Chavez is facing political pressures before the National Assembly elections in September over the effects of a drought that depleted water reserves in hydroelectric facilities, causing prolonged disruption in electricity and water supplies in both urban and rural population centers.
The drought broke this week with heavy rainfall and flooding in central Venezuela, but with the loss of two lives. Chavez hailed the rainfall, which followed speeches last month invoking God's help with the drought.
Amid signs that more rain could help refill the reservoirs and restore the hydro-based power grid, Chavez extended hospitality to old guerrilla fighter and new Uruguayan President Jose Mujica.
Chavez has bestowed discounted oil contracts on allies and friends in the past and used preferential oil deals to befriend Caribbean and Central American countries grouped together in Petrocaribe.
Welcoming 74-year-old Mujica to the presidential palace, Chavez offered to supply Uruguay more crude oil at discounted rates and help with raising the refining capacity at La Teja refinery, in the capital, Montevideo.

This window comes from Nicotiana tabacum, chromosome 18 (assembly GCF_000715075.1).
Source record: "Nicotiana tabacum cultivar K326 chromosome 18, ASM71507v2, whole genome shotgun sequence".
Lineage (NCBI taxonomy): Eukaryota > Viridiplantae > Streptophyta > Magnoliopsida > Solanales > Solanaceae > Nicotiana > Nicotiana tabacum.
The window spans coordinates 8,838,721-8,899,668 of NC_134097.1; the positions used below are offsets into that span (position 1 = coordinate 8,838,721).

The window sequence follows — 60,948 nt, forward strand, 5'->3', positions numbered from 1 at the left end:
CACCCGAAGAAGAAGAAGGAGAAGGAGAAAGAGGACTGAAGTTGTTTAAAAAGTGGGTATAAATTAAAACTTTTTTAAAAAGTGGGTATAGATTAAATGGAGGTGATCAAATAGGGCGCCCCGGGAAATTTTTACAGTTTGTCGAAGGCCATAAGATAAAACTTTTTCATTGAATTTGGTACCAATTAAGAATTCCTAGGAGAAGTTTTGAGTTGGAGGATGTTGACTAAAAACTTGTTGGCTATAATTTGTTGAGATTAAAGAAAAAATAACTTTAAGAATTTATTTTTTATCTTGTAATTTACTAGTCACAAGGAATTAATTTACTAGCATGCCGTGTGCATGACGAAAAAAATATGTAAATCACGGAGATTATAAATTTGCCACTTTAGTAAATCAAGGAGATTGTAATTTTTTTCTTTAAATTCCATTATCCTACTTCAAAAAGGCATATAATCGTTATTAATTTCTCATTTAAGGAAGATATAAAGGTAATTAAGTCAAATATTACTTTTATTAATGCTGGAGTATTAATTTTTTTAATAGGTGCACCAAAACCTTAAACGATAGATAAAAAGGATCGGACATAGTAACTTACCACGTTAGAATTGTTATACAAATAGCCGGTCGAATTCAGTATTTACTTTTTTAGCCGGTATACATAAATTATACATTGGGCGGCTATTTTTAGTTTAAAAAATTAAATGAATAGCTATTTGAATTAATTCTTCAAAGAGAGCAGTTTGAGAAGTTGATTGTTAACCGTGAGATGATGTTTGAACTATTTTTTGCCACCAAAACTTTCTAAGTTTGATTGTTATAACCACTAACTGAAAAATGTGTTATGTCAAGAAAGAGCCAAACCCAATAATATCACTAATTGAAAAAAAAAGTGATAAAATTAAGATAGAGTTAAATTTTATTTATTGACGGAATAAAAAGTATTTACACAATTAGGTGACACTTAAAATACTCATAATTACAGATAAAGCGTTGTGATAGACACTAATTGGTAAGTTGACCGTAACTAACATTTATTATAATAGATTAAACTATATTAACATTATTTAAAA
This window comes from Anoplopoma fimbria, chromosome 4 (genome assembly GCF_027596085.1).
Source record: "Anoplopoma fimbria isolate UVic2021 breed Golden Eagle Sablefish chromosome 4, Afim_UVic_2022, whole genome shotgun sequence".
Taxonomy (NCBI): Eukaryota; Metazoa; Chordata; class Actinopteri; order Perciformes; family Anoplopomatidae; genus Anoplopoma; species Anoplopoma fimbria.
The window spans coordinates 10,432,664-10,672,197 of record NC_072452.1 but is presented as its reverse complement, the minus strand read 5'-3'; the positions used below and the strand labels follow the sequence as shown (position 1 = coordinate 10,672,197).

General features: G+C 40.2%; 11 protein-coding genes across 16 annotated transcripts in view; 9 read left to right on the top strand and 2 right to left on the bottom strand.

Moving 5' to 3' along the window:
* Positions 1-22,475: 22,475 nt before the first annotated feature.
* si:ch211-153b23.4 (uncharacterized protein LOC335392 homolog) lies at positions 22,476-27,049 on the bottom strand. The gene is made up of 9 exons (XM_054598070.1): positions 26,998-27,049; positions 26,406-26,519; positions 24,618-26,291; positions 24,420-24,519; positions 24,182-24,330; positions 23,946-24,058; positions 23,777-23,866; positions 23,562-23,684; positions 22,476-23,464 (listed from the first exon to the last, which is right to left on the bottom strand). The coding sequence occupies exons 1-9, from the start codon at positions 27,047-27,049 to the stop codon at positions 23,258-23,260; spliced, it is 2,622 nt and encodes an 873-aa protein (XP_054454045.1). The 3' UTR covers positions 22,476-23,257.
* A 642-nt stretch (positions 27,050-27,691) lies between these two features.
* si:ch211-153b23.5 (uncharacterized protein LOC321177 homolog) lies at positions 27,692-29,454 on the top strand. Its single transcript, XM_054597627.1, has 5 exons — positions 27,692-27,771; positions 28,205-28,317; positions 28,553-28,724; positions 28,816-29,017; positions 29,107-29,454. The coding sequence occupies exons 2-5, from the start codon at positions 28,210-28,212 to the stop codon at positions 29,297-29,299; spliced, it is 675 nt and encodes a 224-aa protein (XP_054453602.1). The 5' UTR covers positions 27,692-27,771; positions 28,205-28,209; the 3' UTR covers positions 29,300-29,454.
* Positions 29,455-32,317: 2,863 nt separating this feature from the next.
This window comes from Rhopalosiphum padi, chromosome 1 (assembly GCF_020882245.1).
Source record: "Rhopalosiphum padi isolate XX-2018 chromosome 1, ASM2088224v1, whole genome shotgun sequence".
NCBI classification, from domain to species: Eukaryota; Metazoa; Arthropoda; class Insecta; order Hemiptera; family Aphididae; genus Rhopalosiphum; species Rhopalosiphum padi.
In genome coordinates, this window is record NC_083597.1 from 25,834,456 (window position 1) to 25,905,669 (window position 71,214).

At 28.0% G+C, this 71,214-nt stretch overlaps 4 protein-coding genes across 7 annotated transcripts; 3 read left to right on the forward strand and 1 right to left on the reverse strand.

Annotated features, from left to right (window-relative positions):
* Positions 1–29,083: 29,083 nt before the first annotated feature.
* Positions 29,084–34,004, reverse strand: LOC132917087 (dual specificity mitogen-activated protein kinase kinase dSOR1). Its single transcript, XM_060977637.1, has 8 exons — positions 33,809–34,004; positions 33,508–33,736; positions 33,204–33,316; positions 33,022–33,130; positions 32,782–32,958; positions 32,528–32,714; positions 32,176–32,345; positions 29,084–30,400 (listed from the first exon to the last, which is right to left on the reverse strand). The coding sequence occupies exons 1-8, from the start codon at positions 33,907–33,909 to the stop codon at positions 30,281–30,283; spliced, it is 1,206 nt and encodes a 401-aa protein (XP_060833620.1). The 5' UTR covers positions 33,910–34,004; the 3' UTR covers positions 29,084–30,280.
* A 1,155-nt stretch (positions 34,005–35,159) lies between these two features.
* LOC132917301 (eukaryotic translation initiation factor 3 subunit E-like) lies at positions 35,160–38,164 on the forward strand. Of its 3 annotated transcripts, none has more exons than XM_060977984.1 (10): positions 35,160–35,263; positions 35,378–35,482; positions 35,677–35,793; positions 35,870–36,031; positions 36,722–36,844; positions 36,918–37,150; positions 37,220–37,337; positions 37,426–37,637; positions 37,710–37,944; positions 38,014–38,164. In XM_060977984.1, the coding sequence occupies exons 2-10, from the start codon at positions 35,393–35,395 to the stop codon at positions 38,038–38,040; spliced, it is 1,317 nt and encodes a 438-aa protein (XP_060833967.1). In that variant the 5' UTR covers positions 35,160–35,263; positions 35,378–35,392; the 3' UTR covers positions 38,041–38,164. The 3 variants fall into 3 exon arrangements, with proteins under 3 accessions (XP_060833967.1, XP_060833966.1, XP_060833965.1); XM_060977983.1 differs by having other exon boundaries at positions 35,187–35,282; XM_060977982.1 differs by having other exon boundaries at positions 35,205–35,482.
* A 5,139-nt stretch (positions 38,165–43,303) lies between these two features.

The refinery expansion has been planned for some time but has not been undertaken because of the high costs involved. Initially Venezuela's national oil company PDVSA offered to finance the whole project with a price tag of more than $600 million.
Under the deal announced by Chavez, Venezuela will likely supply Uruguay with up to 40,000 barrels a day of crude oil -- nearly the entire average consumption of the country -- on preferential terms.
There was no mention of the debt that Uruguay has already built up with previous preferential deals for oil it receives from Venezuela.
A 2005 agreement guaranteed Uruguay 17,000 barrels of oil a day in a deal that required only 75 percent of the payment in cash, with the rest paid over a 15-year period at 2 percent interest.
Uruguayan officials said the country's debt to Venezuela currently stands at $524 million. Repayment of the debt was not mentioned in official media reports on the talks between Chavez and Mujica.
Chavez said he would also like to include Uruguay in any future endeavors to explore the Orinoco basin for oil. Extensive tar sands in the river basin have given geologists hope the area may be a major source for crude oil.
Chavez lamented the decline of farming in Venezuela, pointing out the poor milk yields compared with those in Uruguay, MercoPress reported.
"Uruguayan cows average 25 liters per day; our cows hardly make two to three liters, we've even forgotten how to milk in spite of the fertile lands we have," Chavez said.
"Uruguayans are giving us a big hand in reintroducing the camp work discipline and improving the quality and efficiency of our cattle," said Chavez.
Uruguay hopes it can raise its earnings from Venezuela through more diversified exports that are still about a third of the annual value of oil it buys from Venezuela.